Journal excerpt: Communication is the key
The ability to communicate effectively with staff, the C-suite, providers, and other organizational entities is arguably the most important soft skill for a good leader.
“You can’t succeed as a manager if you can’t communicate your goals, your department’s mission, and your impact on the organization,” says Laurie Prescott, RN, MSN, CCDS, CCDS-O, CDIP, CRC, CDI education director at HCPro in Middleton, Massachusetts.
Communication skills come in two varieties: spoken (in-person conversations, phone calls) and unspoken (texts, emails, etc.). If managers can communicate clearly and effectively, it will help the team grow. If not, it could be the reason they sink.
Unspoken communication has grown over the past year and a half due to the pandemic-prompted rise in remote work. Many managers haven’t been able to communicate with their team in person and instead have had to rely on written communication over email and messaging systems.
As anyone who’s received a confusing text or email will tell you, tone and meaning can often be obscured in written communication. Depending on punctuation marks, word choice, and even capitalization, a written message can come across as harsher than intended because the recipient cannot hear the emotion in the sender’s voice. Leaders need to be able to both interpret emails from their staff exceptionally and craft emails to ensure their meaning comes across accurately.
In addition to written communication skills, leaders need to understand body language and make sure that during face-to-face conversations (whether in-person or virtual) their communication comes across through more than their words. For example, you may be speaking with a team member kindly, but if you’re neglecting to make eye contact, have your arms crossed, or seem disengaged or standoffish, that can affect your message.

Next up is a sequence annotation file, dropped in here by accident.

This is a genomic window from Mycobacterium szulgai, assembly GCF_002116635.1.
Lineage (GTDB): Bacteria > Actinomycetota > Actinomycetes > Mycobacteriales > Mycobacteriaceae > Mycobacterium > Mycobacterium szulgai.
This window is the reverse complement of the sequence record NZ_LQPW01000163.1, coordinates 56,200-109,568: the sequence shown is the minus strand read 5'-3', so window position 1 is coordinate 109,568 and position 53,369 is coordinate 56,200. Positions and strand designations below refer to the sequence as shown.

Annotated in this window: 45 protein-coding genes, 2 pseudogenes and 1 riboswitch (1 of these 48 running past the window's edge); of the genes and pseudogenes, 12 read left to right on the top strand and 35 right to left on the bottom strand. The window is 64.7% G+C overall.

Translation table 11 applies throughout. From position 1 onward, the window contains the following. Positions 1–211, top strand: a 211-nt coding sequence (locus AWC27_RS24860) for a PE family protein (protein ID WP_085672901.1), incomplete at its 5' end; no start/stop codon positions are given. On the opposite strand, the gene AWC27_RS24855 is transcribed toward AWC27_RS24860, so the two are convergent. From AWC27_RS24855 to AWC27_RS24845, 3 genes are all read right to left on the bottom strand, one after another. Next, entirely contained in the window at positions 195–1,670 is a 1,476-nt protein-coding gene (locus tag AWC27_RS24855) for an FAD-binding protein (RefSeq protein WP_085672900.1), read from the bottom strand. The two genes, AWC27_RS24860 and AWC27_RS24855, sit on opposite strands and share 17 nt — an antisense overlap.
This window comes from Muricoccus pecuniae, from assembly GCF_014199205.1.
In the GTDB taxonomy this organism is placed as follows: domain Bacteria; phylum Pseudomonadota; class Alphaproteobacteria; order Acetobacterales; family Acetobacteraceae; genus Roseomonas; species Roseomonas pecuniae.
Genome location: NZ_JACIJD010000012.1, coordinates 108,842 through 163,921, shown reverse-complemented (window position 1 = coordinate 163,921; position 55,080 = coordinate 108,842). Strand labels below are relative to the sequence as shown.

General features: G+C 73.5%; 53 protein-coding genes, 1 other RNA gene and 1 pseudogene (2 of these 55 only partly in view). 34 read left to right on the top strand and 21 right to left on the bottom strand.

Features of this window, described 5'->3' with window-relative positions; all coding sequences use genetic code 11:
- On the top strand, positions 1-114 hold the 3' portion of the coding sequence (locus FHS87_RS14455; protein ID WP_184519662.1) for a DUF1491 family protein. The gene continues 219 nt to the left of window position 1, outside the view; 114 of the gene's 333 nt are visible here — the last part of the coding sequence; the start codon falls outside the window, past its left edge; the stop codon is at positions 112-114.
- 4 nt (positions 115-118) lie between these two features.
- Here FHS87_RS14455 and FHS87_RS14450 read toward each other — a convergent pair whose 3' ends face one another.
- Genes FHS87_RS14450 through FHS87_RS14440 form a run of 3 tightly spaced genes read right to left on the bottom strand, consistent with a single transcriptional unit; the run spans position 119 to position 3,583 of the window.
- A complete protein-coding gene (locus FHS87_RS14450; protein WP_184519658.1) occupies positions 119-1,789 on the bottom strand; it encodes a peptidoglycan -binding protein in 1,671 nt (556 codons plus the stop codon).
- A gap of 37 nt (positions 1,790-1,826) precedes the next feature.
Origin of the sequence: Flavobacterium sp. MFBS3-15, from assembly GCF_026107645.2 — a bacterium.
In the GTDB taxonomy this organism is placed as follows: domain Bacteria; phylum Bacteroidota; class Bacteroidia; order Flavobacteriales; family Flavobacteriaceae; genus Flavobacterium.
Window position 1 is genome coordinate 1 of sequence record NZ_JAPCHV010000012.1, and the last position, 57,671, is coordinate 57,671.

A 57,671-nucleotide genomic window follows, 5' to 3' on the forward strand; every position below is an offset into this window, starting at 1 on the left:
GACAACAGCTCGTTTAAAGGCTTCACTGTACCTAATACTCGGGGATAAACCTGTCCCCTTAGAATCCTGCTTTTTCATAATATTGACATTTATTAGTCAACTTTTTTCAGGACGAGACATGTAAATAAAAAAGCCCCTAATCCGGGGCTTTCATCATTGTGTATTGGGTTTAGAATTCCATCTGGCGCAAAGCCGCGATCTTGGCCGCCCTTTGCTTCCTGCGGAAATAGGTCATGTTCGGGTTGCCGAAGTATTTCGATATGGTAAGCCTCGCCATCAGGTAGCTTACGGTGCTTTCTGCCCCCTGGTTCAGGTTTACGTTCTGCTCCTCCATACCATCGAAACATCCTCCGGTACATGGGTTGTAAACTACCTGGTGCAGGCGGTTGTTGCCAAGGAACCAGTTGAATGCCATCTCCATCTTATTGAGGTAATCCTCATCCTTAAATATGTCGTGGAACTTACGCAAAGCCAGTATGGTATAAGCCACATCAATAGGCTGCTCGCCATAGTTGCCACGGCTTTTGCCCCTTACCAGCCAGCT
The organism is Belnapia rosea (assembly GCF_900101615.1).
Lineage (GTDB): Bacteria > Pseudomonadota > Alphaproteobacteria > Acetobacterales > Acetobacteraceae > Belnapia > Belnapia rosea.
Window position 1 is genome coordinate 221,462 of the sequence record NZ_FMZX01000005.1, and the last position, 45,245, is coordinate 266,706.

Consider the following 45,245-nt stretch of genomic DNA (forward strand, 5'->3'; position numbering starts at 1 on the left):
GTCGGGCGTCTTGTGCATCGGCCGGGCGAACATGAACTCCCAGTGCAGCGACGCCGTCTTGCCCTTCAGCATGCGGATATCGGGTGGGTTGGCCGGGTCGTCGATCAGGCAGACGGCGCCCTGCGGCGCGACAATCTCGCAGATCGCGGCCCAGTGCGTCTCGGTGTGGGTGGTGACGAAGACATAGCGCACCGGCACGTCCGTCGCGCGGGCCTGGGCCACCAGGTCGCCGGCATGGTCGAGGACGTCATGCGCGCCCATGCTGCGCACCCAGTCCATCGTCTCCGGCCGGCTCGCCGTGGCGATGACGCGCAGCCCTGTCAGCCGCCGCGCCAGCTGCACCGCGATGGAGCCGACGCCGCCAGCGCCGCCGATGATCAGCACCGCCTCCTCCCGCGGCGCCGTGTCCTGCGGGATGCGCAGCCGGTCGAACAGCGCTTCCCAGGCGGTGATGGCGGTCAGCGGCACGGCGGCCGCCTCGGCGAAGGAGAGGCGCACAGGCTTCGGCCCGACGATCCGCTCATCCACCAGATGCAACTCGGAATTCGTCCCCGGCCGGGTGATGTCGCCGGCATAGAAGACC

“When you’re in person, or even behind a camera, you can sense when someone is rolling their eyes or disinterested. Your body language really communicates a lot,” says Chinedum Mogbo, MBBS, MBA, MSHIM, RHIA, CDIP, CCDS, CCS, CDI manager with Tenet Healthcare in Dallas, Texas.. “The way you hold yourself can change what you’re trying to get across.”
Prescott says that in addition to body language and kindness, assertiveness is a facet of communication that great managers should all possess, particularly when approaching organizational leadership.
“You have to be able to speak to your needs and what your department needs to succeed,” she says. “Often people will tell me, ‘If I had the support, we’d be so successful,’ and I ask them, ‘Have you communicated what you need to make this happen?’ Often, they just assume the C-suite knows what they need, but they really need to communicate that.”
In many cases, the C-suite sees the successful reports your department is creating, but they don’t see how the team is making it happen and the resources and education necessary to hit those metrics. If you want leadership’s support, you need to specify what that support looks like. For example, let them know if your budget needs to be increased because your team requires certain resources, or if you need to sit down with certain physicians and work on their engagement.
“If you need something from them, you need to tell them that,” says Prescott. “If you just ask for support [in general], they’ll say they support you, but you need to give the specifics.”
Assertiveness as a manager allows you to not only communicate needs for your team, but also protect your staff. For example, according to Prescott, being assertive can help you if physicians aren’t listening to your staff’s requests or you’re struggling to get requests fulfilled from the IT department.
“You need to be able to fight for your team,” she says. “It all falls under communication.”